Have your say…for a few more weeks

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Leslie Williams

You’ve got a (small) opportunity to fill in a survey about palliative care in NSW, until December 15, this year (2017).

The NSW government has promised to spend an extra $100 million over the next four years for community-based palliative care services, on top of the money it already spends.

“We are listening carefully to the community’s views on where and how palliative care services can be improved so that we have a strong plan for the future,” said Port Macquarie MP and NSW Parliamentary Secretary for Regional and Rural Health, Leslie Williams.

Mrs Williams has promised answers from the survey and feedback from community consultation done earlier this year will inform a new palliative and end-of-life care policy in NSW.

“Getting the public’s feedback on palliative care priorities is vital if we are to produce better outcomes for everyone when the inevitable occurs. The survey will only take about 10 minutes so I strongly urge everyone to take this opportunity to have their say,” Mrs Williams said.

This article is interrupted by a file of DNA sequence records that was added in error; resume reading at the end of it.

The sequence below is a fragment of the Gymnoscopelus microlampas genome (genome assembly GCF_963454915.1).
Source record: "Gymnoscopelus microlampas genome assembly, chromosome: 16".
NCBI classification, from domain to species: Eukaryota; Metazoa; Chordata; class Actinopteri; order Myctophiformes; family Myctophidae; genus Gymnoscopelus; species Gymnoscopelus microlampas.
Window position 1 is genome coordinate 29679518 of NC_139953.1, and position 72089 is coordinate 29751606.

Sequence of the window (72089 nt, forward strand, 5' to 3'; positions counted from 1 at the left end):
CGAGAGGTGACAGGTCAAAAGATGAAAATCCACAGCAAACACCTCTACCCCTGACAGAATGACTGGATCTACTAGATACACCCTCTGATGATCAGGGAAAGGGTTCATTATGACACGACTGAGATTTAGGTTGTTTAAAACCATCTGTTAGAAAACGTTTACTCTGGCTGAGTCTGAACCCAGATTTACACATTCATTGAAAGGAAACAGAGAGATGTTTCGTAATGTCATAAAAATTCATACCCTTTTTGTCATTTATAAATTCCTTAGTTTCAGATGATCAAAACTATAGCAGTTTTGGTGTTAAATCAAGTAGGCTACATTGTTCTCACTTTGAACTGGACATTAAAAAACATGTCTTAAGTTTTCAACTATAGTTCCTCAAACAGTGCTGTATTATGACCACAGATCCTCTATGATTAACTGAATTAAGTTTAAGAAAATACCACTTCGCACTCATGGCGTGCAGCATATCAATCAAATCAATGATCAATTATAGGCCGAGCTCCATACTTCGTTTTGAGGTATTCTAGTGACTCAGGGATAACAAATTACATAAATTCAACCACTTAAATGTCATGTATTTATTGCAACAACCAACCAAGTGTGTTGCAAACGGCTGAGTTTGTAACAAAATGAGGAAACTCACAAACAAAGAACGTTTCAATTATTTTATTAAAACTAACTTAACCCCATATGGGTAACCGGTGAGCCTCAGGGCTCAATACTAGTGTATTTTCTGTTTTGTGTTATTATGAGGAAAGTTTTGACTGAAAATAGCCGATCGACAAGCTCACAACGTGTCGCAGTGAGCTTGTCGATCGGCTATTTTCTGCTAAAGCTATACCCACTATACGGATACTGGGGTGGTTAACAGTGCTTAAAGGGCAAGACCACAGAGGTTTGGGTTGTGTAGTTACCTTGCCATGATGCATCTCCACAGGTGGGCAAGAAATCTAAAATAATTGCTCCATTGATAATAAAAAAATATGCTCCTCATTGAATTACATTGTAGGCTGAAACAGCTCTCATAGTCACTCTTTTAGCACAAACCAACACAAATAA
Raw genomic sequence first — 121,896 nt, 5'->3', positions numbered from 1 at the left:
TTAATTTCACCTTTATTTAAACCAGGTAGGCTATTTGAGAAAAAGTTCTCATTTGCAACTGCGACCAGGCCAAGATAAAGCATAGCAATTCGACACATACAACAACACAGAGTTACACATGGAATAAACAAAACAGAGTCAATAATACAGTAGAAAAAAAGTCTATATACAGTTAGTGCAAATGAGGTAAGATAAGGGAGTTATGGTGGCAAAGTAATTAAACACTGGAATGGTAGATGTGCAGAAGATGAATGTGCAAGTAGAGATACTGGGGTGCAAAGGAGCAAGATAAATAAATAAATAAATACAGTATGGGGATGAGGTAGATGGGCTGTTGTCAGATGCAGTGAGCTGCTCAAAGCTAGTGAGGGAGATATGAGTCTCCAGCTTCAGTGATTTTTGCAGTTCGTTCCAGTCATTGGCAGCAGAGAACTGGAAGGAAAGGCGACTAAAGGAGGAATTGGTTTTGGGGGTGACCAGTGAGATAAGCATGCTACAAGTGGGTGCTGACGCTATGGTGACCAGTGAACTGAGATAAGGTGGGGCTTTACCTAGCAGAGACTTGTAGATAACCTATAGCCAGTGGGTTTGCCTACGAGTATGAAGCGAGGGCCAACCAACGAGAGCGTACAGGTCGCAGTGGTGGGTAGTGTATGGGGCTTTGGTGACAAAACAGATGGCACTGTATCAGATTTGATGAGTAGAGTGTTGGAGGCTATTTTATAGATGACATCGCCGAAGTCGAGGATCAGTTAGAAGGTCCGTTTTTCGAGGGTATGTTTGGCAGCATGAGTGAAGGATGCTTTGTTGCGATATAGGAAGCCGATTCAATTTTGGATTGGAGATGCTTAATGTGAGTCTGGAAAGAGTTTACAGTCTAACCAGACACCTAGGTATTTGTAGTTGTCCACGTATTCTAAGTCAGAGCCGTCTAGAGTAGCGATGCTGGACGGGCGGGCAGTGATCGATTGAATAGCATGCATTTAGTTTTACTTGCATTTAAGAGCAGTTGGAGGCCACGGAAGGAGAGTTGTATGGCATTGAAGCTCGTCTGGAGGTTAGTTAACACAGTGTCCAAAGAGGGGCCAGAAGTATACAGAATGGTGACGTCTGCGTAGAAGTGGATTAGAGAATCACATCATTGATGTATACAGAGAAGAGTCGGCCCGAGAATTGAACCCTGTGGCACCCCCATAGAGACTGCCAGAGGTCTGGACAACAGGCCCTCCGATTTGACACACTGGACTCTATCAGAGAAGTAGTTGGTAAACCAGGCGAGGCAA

To add your two bob’s worth, go to www.health.nsw.gov.au/palliativecare

 

Now that the funeral is over

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Margaret Rice Good Grief and Doris Zagdanski My Grief Assist

Introducing Doris Zagdanski, who works with one of the largest funeral providers in Australia. She is also the author of many books about grief.

Doris is currently giving a lot of thought to that most difficult of times – when the funeral is over.

“After the funeral we shut the door and everyone’s life is supposed to go back to normal. But it often doesn’t. That’s when grieving people often need the most support, when the busyness of the funeral is over and they’re left on their own.

“How can we make that better? It’s a challenge for all of us.”

Doris has started a webpage called My Grief Assist.  https://www.mygriefassist.com.au/

She is also author of the book “Now that the Funeral is Over – the common sense guide for grieving people.” (First published in 1993, to be reprinted in 2018)

Doris’s other books are:

Something I’ve Never Felt Before

Stuck for Words: What to say to someone who is grieving

What’s Dead Mean? How to help children cope with death

When Pets Die: It’s alright to grieve

Teenagers and Grief.

 

The Kiwi Coffin Club